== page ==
Also according to the report, an amount of $25.3 million would be required for full biennial provision in 2004-2005 for posts that are partially funded in the current biennium. These are new posts at the Professional level and above, which had been costed at 50 per cent in 2002-2003. The Secretary-General proposes that consideration be given to costing all new posts on a full-cost basis. The estimate also includes a provision of $29.8 million to ensure that information technology and common services facilities infrastructure are brought to levels which will not prejudice programme delivery. These resources are envisaged to be distributed across the parts of the budget affected by this year’s economy measures, which were instituted following the adoption of the 2002-2003 budget.
The proposed budget outline is also being considered in the report by the Committee on Programme and Coordination (CPC) (document A/57/16). The Committee recommended that the Assembly approve all the priorities identified in the Secretary-General’s report on the matter, and pointed out that the estimates should be adequate for full implementation of all mandated programmes and activities.
The CPC also recalled that provisions should be made for special political missions approved or extended in the course of the biennium. While noting that the budget submission would reflect cost-effectiveness measures and simplified procedures, the Committee recommended undertaking a review of obsolete activities, pointing out that such a review should remain within the context of relevant rules and regulations. The Committee recommended that the size of the contingency fund should be 0.75 per cent of the budget outline total, and reaffirmed the provision which requires reprogramming of activities when that fund is fully utilized.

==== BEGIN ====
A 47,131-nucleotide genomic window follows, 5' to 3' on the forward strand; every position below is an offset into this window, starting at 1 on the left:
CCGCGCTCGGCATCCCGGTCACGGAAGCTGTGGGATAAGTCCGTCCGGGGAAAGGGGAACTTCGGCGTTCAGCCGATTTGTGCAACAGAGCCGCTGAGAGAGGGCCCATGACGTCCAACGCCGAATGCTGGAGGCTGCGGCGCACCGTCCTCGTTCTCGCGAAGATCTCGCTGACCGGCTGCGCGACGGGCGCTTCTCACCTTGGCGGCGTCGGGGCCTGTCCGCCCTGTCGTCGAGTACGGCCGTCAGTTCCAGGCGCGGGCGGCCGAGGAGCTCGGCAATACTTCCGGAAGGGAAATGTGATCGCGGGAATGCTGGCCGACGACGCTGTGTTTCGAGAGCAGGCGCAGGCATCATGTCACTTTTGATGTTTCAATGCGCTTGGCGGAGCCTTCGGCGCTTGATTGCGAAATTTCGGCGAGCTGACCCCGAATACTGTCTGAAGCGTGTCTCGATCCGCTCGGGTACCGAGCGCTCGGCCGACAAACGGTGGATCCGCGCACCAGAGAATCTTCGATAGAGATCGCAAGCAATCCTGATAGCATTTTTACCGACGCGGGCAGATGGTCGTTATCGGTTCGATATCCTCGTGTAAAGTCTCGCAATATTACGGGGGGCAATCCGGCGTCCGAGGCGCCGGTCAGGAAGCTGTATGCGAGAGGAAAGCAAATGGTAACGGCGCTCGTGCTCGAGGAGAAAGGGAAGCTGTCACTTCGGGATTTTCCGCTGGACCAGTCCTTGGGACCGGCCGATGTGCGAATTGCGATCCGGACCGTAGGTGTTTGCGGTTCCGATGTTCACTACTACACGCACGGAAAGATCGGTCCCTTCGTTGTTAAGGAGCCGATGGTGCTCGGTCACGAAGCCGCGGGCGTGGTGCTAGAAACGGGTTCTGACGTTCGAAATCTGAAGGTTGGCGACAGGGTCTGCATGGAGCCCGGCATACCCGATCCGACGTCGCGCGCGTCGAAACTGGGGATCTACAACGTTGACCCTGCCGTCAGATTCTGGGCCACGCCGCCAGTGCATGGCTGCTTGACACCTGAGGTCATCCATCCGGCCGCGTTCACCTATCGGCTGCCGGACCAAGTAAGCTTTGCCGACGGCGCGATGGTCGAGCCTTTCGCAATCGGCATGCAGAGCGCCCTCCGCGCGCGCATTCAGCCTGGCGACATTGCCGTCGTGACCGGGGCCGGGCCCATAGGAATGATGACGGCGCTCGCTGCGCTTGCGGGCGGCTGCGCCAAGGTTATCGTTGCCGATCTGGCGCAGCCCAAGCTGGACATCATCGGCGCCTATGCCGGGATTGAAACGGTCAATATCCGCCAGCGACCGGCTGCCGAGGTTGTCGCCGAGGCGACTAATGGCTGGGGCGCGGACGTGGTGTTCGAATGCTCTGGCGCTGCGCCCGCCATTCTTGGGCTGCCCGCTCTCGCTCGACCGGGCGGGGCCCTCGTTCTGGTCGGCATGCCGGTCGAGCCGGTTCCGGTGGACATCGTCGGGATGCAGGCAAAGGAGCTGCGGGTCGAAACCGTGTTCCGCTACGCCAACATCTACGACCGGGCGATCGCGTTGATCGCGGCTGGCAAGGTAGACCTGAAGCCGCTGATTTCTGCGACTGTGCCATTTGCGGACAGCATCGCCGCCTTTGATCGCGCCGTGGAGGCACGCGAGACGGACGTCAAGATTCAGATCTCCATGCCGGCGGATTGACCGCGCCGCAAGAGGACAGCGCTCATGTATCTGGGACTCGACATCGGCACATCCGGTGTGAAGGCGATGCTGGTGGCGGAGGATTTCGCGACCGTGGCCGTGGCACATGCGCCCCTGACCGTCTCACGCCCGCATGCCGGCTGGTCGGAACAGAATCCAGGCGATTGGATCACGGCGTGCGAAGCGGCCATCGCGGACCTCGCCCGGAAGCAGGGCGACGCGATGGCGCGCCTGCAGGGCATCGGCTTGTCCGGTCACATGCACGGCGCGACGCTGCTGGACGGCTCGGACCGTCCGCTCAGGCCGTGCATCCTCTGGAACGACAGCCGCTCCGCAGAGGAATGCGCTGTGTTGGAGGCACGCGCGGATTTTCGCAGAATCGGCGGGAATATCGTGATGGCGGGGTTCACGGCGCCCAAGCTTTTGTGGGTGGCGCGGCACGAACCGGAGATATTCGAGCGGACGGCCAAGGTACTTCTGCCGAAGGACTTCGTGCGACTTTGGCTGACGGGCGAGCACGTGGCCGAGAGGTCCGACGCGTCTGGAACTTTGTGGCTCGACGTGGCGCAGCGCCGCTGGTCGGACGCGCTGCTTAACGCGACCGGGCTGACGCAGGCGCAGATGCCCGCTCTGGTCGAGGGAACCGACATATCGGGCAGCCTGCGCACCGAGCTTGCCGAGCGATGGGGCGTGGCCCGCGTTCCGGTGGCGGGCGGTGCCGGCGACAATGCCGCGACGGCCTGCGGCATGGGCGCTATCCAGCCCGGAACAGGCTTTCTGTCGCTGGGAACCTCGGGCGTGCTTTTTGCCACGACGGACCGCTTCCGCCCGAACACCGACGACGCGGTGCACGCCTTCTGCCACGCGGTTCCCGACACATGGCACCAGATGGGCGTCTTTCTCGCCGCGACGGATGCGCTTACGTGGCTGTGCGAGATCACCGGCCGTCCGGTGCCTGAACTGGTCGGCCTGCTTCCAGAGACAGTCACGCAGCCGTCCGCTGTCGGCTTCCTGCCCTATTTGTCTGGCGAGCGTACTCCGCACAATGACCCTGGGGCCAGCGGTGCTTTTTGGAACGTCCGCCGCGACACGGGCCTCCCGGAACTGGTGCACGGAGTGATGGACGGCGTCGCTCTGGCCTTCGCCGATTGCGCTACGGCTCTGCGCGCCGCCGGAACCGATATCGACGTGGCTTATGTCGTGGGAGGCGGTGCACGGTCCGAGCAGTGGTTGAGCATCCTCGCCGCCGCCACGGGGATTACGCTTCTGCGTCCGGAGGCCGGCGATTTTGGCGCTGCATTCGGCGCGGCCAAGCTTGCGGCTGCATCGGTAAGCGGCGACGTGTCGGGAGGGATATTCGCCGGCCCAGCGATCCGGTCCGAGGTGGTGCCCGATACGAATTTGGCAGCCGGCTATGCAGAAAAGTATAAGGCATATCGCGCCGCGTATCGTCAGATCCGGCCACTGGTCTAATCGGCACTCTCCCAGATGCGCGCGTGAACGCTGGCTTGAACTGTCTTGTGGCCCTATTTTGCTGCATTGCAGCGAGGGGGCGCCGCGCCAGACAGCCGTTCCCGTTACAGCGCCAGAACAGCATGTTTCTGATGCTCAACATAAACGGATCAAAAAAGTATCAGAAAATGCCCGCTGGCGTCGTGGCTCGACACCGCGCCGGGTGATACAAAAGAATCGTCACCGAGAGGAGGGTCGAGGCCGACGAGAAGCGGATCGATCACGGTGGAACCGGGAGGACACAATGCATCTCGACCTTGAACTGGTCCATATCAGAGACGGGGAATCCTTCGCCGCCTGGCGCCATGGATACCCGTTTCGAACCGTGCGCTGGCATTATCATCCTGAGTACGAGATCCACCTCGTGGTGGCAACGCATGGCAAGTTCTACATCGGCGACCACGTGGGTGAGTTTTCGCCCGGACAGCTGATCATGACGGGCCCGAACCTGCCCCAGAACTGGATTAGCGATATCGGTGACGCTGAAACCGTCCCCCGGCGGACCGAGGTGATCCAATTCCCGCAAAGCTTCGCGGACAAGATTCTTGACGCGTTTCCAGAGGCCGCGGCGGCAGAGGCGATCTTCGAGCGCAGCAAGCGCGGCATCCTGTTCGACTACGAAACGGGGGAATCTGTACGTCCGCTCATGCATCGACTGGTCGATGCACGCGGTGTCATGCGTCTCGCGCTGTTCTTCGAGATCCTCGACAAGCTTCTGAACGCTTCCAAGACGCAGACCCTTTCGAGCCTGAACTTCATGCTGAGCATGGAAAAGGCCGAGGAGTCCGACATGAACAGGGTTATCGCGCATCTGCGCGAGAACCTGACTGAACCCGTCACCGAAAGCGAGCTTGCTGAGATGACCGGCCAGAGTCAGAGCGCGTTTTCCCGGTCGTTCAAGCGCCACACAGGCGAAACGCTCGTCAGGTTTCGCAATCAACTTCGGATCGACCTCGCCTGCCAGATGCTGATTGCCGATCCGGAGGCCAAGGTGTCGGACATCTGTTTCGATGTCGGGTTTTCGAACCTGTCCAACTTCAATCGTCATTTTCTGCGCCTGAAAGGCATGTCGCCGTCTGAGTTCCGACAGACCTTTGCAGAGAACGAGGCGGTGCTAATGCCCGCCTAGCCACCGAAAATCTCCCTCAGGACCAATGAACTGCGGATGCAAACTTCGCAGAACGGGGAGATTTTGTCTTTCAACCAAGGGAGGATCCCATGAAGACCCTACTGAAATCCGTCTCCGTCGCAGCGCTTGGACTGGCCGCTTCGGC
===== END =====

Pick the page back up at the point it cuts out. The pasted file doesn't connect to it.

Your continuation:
In a related report (document A/57/636), the Advisory Committee on Administrative and Budgetary Questions (ACABQ) recommends that the General Assembly adopt a preliminary estimate of $2.92 billion for the biennium 2004-2005 at the revised 2002-2003 rates. Commenting on particular proposals by the Secretary-General, the Advisory Committee finds no convincing arguments for changing the current costing parameters for new posts at the Professional level and above, in view of the delays in recruitment for new posts experienced by the Secretariat, and to preserve the transparency inherent in separating the delayed recruitment factor for new posts from the vacancy rate for continuing posts.